In the method of conducting geophysical surveys and explorations by the employment of such systems as the system of FIGURE 5 the switch 4a is irst thrown to a position connecting the vertical rod antenna 5 to the indicator units 11 and 11h. Upon energization of t the transmitter 1 wave energy will be propagated trom both the principal propagating antenna 3 and the grounded vertical l`antenna 2a with the principal propagating antenna emanating both horizontally polarized waves and vertically polarized Waves as described above in connection with FIGURE l() while the grounded vertical antenna 2a will emanate electromagnetic energy of almost exclusively vertical polarization. The vertical rod antenna 5 at the receiving station is sensitive however substantially only to vertically polarized waves so that manipulation of the remote control 44 for amplitude and phase control of the waves to be ernanated from the vertical rod antenna 2a to the phase shifter amplier unit 7c will accomplish substantially complete neutralization of all vertically polarized waves emanating from the transmission station and thereby effect null readings on the output meter of the indicator unit 11 and on the phase meter 11h. Reconnecting the receiving station to connect the principal receiving antenna `10 to the indicator units 11 and 11h will thereby enable both phase shift `and amplitude reading individually on the phase meter 11h and output meter indicator unit 11 respectively since once these systems have been neutralized in the above described manner they will remain so neutralized against vertically polarized waves and permit effectively exclusive reception of horizontally polarized waves emanating from the earth and received by the principal receiving antenna 10. Recorded detection of the phase shift of these waves against the waves generated at the transmission station 1 is permitted at the phase meter through coupling both the principal receiving antenna 10 and the transmitter l to the phase meter 11h.

It should be understood of course that the numerous types of indicator units hereinabove described may be properly and operably employed in this system in substitute for the indicator units 11 and 11h herein described. Numerous other modifications may be made in these systems without departing from the spirit `and scope of the present invention. Such modification clearly includes removal of the vertical rod antenna 2 to an extremely remote position possibly diametrically opposite to the position indicated therefor in FIGURE 5 With `a phase shifter and gain control for the output therefrom positioned immediately at the receiving station and with the transmitter coupled to the vertical rod antenna through either a local transmitter or a local transmission amplifier system if desired. Still other systems may include entirely and completely electronic control of entirely separate and distinct transmission stations operating preferably at the same trequency for the laccomplishment of the method described hereinabove particularly with respect to the -system of FIGURE 5.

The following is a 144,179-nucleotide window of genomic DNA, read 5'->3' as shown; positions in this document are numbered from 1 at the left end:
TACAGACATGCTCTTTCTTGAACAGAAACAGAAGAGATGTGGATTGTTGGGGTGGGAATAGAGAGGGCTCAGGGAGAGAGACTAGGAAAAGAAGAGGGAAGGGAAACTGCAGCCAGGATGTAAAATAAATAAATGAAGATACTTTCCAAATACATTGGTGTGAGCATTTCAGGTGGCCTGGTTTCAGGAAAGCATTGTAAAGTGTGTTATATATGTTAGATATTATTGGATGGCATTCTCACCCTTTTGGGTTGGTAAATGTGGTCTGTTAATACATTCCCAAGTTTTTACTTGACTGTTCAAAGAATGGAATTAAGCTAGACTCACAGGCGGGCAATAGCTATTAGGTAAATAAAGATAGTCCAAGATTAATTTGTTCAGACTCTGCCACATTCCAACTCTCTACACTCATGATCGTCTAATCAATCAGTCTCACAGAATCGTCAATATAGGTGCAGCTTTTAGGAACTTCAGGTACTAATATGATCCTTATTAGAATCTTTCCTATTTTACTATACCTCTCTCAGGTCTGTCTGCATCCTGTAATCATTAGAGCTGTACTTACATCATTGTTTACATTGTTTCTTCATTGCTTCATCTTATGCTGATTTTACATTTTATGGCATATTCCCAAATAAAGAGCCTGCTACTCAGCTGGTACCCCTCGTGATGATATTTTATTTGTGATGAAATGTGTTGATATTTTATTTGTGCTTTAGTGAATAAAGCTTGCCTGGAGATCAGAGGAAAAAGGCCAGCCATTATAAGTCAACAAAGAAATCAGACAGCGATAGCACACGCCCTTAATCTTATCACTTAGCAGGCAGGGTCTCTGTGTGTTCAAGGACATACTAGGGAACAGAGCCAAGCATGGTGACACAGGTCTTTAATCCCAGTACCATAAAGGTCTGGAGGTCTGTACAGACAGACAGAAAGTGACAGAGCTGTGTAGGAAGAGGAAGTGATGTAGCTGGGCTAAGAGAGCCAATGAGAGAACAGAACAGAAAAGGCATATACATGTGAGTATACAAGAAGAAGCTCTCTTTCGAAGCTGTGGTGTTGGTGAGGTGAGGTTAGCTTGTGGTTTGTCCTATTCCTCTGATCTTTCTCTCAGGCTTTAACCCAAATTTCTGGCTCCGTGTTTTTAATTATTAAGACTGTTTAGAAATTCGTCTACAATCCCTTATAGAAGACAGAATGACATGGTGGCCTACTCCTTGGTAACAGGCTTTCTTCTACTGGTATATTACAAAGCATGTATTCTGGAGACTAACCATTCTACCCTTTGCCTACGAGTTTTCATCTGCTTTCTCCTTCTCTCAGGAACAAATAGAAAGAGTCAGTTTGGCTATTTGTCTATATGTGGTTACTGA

For a more thorough understanding of the principles and the methods of the present invention and the operation of the apparatus hereinabove described attention is directed to Sheet 5 of the drawings of this specification including FIGURES l1, l2, 13, 14 and l5. Briefly, FIG- URES l1 and l2 represent Atransitory survey paths 50 across the surface of the earth for geophysical exploration surveying with the hereinabove described system; it being understood of course that surveying by aircraft would mean llying over these transitory survey lines rather than positioning the transmitting station and the receiving station along the line. The transitory survey line 50 is also represented in FIGURE l5 wherein there is further illustrated an exemplary earth cross section including a multiplicity of varying strata 51, 52 and 53 above the sandstone, limestone, rock, shale or salt rbeds 54 and 55 underlying and overlying respectively an oil and/ or gas accumulation 56 at lany subterranean depths below the earth surface and the survey line or path, whether straight or complex arcuate or broken is desired thereon. FIGURE 13 represents a typical intensity curve for readings taken over an oil lield ywithout interference from other subterranean structures. FIGURE 14 represents phase shift curves from readings taken over an oil field in accordance with the methods of the present invention.

Now with the transmission station set up at point A on the survey path and with a receiving station set up -at point B along the survey path 50 the systems are adjusted for null reading as described above. Of course, if aircraft is employed for the surveying the null adjustments are made at very high altitude and then the plane is brought down to about point A or point B to conduct surveying over the survey path at low altitude. With the transmitter so connected to a principal propagating antenna that it will emanate electromagnetic waves into the ground or with the transmitter connected to probe as illustrated and described in conjunction with FIGURE 7, for emanation of electromagnetic Wave energy into 'the ground surveying in accordance with the principles of the present invention may be initiated. FIGURE 1l inclu-des a transitory survey path 50 marked for conducting the survey with probe or stake antenna systems such as those of FIGURE 7 While FIGURE l2 includes a transitory survey path 50 diagrammatically marked, for illustrative purposes, for conducting the geophysical survey wtih other types of antenna systems etc. as described.